And so for this individual it’s knowing that my lifelong love affair with tangential, divergent thoughts and ideas is particularly vulnerable to Twitter’s internal workings. If I’m to have a hope of putting it all together it’s time for me to put at least some semblance of a lid on that box! I’ll still tweet and retweet the most compelling items that come my way from time to time, on any subject, but I’m going to focus on the three things I mentioned above; my goals are to get better at leveraging technology in the design of learning experiences and within the experiences themselves, and to interact with people who do that.

And so for the first time since I created my Twitter profile I’ve changed my bio. “Elearning developer” may be a big part of where I am, but seems far too narrow for where I want to go, so  I added “Technology-Enhanced Learning Evangelist.” If you think it’s too over the top please say so in a comment! In the meantime you’ll see me on Twitter, especially if you check the hash tags #edtech and #edchat.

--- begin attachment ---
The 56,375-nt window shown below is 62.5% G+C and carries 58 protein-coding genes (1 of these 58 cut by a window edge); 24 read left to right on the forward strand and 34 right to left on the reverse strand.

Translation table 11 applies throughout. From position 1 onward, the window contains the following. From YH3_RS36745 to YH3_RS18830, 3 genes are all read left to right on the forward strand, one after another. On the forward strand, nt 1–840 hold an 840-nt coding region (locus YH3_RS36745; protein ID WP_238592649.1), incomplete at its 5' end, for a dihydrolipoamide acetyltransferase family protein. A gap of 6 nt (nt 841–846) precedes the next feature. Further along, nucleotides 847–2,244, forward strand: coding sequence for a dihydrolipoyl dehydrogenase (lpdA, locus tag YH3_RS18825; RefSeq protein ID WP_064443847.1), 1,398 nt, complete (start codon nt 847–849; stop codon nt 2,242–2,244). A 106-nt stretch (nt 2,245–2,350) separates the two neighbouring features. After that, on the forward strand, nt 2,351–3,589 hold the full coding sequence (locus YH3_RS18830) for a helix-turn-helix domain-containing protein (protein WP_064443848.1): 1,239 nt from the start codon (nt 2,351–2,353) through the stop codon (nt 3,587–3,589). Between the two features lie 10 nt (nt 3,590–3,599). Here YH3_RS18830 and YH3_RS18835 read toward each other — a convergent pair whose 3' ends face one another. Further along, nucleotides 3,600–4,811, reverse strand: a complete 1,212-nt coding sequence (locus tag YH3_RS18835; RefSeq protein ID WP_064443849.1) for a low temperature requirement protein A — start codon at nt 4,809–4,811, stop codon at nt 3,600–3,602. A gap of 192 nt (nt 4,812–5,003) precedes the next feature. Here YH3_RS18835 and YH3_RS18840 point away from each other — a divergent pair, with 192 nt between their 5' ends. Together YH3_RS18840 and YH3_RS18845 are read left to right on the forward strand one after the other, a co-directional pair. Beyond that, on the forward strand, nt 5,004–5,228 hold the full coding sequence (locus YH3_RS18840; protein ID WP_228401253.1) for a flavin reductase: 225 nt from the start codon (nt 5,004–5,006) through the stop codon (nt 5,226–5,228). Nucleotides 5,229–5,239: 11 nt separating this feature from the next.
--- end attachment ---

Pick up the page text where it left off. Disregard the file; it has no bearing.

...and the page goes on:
Musician, Educator, Technology-Enhanced Learning Evangelist — Lifelong Learner

Notes, References and links

1. Who coined the phrase “social network?”
2.Wenger (2006), retrieved 2011-11-03
3. @shoq’s Twitter tips, retrieved 2011-02-15
4. André, Bernstein & Luther (2012) (PDF), retrieved 2012-02-05
5. TIME, 2012-02-04, Cool It With the Hashtags: How to Not Be Extremely Annoying on Twitter,, retrieved 2012-02-05
6. Smith, M. K. (1999) “The social/situational orientation to learning,” the encyclopedia of informal education,, Last update: Sept 03, 2009, retrieved 2011-09-29.